Commonwealth v. Bryant
2005 Pa. Super. 15, __A.2d__
Decided: January 13, 2005
The Court upheld the validity of an officer's Terry stop and pat-down search of an individual fleeing from the vicinity of a shooting in a high crime area, and approved the seizure of contraband found during the pat-down search.
On April 24, 2003, at roughly 8:19 p.m., Officer Ronal Kahlan and his partner heard six "popping" sounds which they concluded were gun shots. Moments after hearing the shots the officers observed three males - one of whom was the defendant running from the direction where the gunshots originated. The officers executed a Terry stop of the three individuals, and proceeded to conduct a pat-down search of each individual.
While Officer Kahlan was patting down the defendant, he felt an item in the defendant's pocket which, based on his experience, he suspected to be a package of narcotics. Officer Kahlan removed the package which was filled with several smaller bags, each containing an off-white chunky substance. This substance was later identified as crack cocaine. Based on the results of the search, the defendant was arrested and charged with possession with intent to deliver crack cocaine, and other related offenses.
The defendant filed a motion to suppress the evidence obtained during the search. The trial court granted the defendant's motion, and the Commonwealth filed a timely appeal.
In reversing the trail court's grant of the suppression motion, the Superior Court examined whether the stop was lawful, and if so, whether the pat-down search and subsequent seizure of non-weapons contraband was within constitutional bounds.
First, the court stated that a Terry stop must be supported by reasonable suspicion. For an officer to have a reasonable suspicion sufficient to conduct a Terry stop, the officer must possess facts which would warrant a man of reasonable caution in the belief that criminal activity is afoot. Here, noting the high-crime area, the gunshots, the defendant's running from the direction of the shots, and the fact that only the defendant and his companions where fleeing from the area of the shots; the court found that Officer Kahlan did possess sufficient reasonable suspicion to conduct a Terry stop.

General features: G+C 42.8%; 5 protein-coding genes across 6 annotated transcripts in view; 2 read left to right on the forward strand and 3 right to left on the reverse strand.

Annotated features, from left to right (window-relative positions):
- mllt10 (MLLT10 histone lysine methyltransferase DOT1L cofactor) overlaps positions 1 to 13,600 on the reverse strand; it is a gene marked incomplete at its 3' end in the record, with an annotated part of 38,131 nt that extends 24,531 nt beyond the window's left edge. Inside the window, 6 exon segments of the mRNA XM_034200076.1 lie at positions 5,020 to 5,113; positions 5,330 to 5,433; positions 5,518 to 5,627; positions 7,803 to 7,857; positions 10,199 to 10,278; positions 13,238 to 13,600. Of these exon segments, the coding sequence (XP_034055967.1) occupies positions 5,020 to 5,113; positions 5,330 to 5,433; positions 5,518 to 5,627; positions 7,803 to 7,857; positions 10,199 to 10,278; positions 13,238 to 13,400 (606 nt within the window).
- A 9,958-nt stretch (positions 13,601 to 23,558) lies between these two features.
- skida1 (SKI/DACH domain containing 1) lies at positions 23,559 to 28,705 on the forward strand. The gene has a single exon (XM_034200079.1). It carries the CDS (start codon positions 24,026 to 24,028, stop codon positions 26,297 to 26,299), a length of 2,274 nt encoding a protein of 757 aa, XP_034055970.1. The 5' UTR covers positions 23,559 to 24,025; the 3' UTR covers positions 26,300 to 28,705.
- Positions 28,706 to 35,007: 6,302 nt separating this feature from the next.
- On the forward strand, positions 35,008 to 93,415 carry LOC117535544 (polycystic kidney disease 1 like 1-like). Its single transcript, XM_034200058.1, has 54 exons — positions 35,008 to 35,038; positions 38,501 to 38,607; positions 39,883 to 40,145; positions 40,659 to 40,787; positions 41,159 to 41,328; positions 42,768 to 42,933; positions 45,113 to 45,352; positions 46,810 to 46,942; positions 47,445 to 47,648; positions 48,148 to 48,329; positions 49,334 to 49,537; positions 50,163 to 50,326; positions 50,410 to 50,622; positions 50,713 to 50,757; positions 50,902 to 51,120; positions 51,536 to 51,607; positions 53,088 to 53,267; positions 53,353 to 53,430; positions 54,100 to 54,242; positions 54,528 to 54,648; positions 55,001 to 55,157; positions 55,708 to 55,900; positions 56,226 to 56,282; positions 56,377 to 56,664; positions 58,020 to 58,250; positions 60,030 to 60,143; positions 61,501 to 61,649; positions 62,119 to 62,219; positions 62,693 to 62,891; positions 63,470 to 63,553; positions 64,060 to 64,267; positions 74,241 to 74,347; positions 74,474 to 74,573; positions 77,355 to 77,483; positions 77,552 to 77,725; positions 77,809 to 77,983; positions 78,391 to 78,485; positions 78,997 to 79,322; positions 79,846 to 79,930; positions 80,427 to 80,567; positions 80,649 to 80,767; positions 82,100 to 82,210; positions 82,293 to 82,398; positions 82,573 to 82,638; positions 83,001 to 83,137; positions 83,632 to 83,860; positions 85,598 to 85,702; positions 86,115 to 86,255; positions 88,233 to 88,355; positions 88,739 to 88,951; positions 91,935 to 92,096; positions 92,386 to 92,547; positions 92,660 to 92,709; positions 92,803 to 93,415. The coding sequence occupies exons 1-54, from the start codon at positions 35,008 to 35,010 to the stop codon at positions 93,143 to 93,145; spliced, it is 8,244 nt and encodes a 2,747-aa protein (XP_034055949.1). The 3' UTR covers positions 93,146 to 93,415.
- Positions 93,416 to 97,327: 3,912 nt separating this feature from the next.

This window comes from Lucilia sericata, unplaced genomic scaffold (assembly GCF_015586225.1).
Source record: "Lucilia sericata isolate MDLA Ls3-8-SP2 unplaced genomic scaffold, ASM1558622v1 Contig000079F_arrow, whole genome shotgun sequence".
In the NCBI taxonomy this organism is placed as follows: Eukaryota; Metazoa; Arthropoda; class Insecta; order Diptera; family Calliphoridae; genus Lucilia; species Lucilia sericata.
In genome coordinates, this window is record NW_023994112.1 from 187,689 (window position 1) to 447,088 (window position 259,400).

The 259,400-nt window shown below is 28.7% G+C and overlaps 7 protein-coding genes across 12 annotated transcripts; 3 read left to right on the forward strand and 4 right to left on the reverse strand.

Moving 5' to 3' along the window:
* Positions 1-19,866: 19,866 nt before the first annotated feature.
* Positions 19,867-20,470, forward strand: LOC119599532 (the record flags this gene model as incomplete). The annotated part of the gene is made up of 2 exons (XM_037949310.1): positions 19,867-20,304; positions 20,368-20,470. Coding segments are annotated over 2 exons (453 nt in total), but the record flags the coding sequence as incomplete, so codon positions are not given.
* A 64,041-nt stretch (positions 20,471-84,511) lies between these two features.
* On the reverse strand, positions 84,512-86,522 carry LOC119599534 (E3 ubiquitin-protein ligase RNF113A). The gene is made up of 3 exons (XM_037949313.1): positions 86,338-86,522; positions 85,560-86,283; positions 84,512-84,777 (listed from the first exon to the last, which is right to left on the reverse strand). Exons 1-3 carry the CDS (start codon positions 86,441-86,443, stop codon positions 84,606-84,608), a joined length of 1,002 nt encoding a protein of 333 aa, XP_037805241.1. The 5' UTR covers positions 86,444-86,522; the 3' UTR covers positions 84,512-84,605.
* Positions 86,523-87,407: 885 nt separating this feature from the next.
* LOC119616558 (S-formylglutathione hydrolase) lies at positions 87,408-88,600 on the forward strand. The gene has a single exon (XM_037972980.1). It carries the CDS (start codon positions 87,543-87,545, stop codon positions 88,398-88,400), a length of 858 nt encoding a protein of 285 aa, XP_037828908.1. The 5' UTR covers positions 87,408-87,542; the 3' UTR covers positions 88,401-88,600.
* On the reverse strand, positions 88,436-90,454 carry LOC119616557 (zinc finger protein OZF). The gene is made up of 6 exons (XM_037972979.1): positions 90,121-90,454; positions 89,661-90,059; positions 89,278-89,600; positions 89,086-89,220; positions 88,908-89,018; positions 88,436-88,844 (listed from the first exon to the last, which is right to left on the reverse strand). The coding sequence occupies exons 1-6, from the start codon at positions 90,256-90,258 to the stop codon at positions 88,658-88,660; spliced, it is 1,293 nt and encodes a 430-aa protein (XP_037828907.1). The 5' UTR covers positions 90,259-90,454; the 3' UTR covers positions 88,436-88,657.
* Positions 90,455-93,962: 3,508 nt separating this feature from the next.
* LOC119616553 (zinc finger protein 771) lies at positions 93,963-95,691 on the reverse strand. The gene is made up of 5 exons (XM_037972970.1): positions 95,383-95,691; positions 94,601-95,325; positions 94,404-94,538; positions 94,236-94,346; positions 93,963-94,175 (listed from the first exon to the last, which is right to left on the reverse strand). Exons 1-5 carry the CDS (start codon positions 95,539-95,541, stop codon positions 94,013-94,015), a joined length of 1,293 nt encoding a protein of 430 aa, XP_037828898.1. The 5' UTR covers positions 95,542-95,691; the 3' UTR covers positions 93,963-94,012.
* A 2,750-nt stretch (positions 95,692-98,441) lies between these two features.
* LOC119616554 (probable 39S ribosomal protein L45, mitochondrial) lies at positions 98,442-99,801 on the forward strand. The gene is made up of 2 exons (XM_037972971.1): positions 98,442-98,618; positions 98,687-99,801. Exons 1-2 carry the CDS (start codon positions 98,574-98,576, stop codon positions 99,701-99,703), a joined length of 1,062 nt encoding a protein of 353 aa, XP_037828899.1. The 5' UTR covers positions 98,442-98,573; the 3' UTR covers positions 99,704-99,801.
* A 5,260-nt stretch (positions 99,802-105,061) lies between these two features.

Second, the court reiterated that an officer is entitled to conduct a limited search of an individual's outer clothing (pat-down search), where the officer has a reasonable belief that the individual is presently armed and dangerous. Again, looking at the totality of the circumstances, Officer Kahlan was justified in conducting a pat-down search of the defendant.
Finally, the court concluded that the drugs seized during the pat-down search were lawfully obtained. An officer may seize non-weapons contraband, detected during a pat-down search through his sense of touch, where the incriminating character of the object is immediately apparent from that touch. Here, considering Officer Kahlan's experience in conducting over 100 drug arrests - and his familiarity with drug packaging - the incriminating character of the package was immediately apparent to Officer Kahlan.
Therefore, the court found that the encounter and subsequent seizure of evidence were lawful under Terry.